The obvious link between epigenetic factors and genetic mutations

Due to rapid genetic degradation scientists try to repair human DNA


Excerpt: "The new editors allow researchers to rewrite all four bases that store information in DNA and RNA. Those four bases are adenine (A) which pairs with thymine (T) (or uracil (U) in RNA), and guanine (G) pairs with cytosine (C). Mutations that change C-G base pairs to T-A pairs happen 100 to 500 times every day in human cells. Most of those mutations are probably benign, but some may alter a protein’s structure and function, or interfere with gene activity, leading to disease. About half of the 32,000 mutations associated with human genetic diseases are this type of C-G to T-A change, says Liu, a Howard Hughes Medical Institute investigator at Harvard University. Until now, there was little anyone could do about it, he says."


Excerpt: "Single‐gene and genome sequencing studies have identified base substitution mutations as a causative mechanism in human genetic diseases and cancer. These mutations do not occur randomly but are often enriched at specific DNA (deoxyribonucleic acid) sequences. The genome of most human cells contains about 50 million 5‐methylcytosine bases, the majority of them occurring at the CpG dinucleotide sequence. Methylated CpG dinucleotides are the targets of many of the mutations, mostly transition mutations (C→T or G→A), found in genetic disorders and in malignant tumours. The mechanisms that increase mutations at CpG sites include spontaneous deamination of 5‐methylcytosine and preferential interaction of such sequences with physical or chemical carcinogens. As a consequence of enhanced mutagenesis at methylated CpGs, the CpG frequency in mammalian genomes has been strongly depleted over evolutionary time."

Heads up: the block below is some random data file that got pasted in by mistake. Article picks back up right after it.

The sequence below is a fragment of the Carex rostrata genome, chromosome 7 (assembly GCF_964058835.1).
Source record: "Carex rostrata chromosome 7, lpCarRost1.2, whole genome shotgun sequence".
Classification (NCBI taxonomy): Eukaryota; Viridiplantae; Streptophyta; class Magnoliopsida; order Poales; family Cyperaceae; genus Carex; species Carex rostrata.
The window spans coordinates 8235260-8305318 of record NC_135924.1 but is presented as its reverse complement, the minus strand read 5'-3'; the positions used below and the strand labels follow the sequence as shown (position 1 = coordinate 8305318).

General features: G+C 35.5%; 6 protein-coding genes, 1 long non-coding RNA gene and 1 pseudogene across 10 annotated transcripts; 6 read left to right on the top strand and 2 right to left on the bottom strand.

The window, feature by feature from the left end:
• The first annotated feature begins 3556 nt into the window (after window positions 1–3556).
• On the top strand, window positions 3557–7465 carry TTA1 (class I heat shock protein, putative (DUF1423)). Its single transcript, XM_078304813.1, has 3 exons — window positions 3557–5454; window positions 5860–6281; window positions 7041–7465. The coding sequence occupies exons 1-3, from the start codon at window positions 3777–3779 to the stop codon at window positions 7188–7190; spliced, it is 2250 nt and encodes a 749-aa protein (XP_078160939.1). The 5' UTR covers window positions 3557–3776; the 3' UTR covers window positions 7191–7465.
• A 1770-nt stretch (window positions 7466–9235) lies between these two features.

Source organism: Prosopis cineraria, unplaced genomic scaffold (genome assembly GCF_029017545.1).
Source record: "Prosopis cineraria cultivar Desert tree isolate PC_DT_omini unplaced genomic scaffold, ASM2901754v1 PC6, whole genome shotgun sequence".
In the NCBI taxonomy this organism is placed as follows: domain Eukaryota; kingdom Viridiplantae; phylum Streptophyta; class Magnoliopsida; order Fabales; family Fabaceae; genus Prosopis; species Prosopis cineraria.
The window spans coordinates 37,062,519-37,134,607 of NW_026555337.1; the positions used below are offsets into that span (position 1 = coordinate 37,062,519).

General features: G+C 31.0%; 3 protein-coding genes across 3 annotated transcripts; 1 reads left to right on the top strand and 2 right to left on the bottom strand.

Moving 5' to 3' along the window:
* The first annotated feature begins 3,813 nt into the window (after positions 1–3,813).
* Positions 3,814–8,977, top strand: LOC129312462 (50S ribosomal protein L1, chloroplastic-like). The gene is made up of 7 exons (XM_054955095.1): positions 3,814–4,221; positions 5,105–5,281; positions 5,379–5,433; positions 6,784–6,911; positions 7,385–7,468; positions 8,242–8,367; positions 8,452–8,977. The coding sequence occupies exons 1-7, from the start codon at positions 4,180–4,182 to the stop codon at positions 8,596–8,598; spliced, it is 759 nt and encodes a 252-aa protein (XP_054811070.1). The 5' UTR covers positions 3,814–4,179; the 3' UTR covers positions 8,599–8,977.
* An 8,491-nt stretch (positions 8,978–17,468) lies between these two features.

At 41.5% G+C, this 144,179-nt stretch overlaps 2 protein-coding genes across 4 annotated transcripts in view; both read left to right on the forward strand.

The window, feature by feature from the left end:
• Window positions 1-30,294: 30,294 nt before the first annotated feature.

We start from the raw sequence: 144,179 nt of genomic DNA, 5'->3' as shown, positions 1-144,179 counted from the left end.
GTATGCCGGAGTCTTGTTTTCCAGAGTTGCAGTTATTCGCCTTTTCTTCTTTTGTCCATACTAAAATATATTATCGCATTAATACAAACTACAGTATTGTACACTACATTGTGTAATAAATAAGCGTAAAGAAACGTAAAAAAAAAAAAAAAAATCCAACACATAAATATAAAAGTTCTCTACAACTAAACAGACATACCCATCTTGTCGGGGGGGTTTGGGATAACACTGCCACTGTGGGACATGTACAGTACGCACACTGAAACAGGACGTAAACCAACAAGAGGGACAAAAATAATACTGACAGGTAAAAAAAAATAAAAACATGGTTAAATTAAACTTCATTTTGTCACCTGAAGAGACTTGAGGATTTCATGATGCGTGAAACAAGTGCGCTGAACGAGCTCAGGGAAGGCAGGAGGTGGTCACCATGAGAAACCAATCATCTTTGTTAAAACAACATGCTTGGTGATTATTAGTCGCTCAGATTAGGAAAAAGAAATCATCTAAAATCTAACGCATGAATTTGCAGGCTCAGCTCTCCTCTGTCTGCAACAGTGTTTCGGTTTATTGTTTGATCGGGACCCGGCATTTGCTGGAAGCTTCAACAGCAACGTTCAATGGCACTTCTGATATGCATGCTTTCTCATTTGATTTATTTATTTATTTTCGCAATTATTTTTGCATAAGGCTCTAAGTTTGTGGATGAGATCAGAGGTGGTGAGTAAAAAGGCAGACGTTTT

Key Concepts

  • Methylated CpG sequences are preferentially mutated.
  • Deamination of 5‐methylcytosine leads to transition mutations at CpGs.
  • Exogenous carcinogens target methylated CpGs.
  • CpG mutations are frequent in genetic diseases and cancer.
  • DNA repair may be affected by methylation of CpG sequences.

My comment: Deamination of 5-methylcytosine is often caused by oxidative stress (keywords: deamination oxidative stress). Oxidative stress is typically result of weak nutrition (or overnutrition), lack of exercise, mental stress, bad life habits (alcohol consumption or smoking) etc.

This is why DNA sequences (also called genes) are driven by lifestyle. Any change in organisms is based on epigenetic regulation of existing biological information or gradual but inevitable corruption of information. That's why there's no mechanism for evolution. Don't get lost.